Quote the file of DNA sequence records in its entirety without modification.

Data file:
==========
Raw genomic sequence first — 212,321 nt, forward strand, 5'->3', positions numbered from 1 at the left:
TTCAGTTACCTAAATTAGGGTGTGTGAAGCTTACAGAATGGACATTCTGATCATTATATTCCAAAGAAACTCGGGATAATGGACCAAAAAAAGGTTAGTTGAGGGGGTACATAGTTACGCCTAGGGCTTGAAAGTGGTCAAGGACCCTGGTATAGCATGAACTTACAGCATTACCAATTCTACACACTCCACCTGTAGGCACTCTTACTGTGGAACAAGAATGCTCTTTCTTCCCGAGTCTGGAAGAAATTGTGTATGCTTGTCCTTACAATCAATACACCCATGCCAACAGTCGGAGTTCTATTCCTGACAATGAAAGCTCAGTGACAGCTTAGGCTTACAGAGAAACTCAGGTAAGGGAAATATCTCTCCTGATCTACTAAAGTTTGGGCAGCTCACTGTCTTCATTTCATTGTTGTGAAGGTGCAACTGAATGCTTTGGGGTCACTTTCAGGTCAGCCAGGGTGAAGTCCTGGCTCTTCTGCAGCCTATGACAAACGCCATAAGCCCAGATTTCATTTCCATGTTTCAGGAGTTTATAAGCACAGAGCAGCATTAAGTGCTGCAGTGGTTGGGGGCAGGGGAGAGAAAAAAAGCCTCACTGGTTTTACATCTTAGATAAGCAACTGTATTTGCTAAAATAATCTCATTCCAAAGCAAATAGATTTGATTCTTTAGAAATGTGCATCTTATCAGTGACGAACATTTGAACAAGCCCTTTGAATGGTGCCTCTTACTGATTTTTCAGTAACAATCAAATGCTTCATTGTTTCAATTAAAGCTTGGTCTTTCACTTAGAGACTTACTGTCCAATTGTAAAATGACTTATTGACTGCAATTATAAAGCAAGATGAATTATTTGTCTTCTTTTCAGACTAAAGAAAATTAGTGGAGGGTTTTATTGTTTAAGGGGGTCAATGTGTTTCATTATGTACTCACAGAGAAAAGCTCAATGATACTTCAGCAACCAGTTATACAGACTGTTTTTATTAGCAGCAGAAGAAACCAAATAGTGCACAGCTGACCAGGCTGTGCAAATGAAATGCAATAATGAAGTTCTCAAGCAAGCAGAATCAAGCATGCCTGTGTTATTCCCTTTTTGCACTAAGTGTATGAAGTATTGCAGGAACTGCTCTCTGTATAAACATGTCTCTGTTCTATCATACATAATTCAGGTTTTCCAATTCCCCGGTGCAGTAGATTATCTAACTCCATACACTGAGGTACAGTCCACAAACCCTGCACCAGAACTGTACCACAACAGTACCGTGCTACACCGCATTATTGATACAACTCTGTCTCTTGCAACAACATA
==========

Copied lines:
Raw genomic sequence first — 212,321 nt, forward strand, 5'->3', positions numbered from 1 at the left:
TTCAGTTACCTAAATTAGGGTGTGTGAAGCTTACAGAATGGACATTCTGATCATTATATTCCAAAGAAACTCGGGATAATGGACCAAAAAAAGGTTAGTTGAGGGGGTACATAGTTACGCCTAGGGCTTGAAAGTGGTCAAGGACCCTGGTATAGCATGAACTTACAGCATTACCAATTCTACACACTCCACCTGTAGGCACTCTTACTGTGGAACAAGAATGCTCTTTCTTCCCGAGTCTGGAAGAAATTGTGTATGCTTGTCCTTACAATCAATACACCCATGCCAACAGTCGGAGTTCTATTCCTGACAATGAAAGCTCAGTGACAGCTTAGGCTTACAGAGAAACTCAGGTAAGGGAAATATCTCTCCTGATCTACTAAAGTTTGGGCAGCTCACTGTCTTCATTTCATTGTTGTGAAGGTGCAACTGAATGCTTTGGGGTCACTTTCAGGTCAGCCAGGGTGAAGTCCTGGCTCTTCTGCAGCCTATGACAAACGCCATAAGCCCAGATTTCATTTCCATGTTTCAGGAGTTTATAAGCACAGAGCAGCATTAAGTGCTGCAGTGGTTGGGGGCAGGGGAGAGAAAAAAAGCCTCACTGGTTTTACATCTTAGATAAGCAACTGTATTTGCTAAAATAATCTCATTCCAAAGCAAATAGATTTGATTCTTTAGAAATGTGCATCTTATCAGTGACGAACATTTGAACAAGCCCTTTGAATGGTGCCTCTTACTGATTTTTCAGTAACAATCAAATGCTTCATTGTTTCAATTAAAGCTTGGTCTTTCACTTAGAGACTTACTGTCCAATTGTAAAATGACTTATTGACTGCAATTATAAAGCAAGATGAATTATTTGTCTTCTTTTCAGACTAAAGAAAATTAGTGGAGGGTTTTATTGTTTAAGGGGGTCAATGTGTTTCATTATGTACTCACAGAGAAAAGCTCAATGATACTTCAGCAACCAGTTATACAGACTGTTTTTATTAGCAGCAGAAGAAACCAAATAGTGCACAGCTGACCAGGCTGTGCAAATGAAATGCAATAATGAAGTTCTCAAGCAAGCAGAATCAAGCATGCCTGTGTTATTCCCTTTTTGCACTAAGTGTATGAAGTATTGCAGGAACTGCTCTCTGTATAAACATGTCTCTGTTCTATCATACATAATTCAGGTTTTCCAATTCCCCGGTGCAGTAGATTATCTAACTCCATACACTGAGGTACAGTCCACAAACCCTGCACCAGAACTGTACCACAACAGTACCGTGCTACACCGCATTATTGATACAACTCTGTCTCTTGCAACAACATA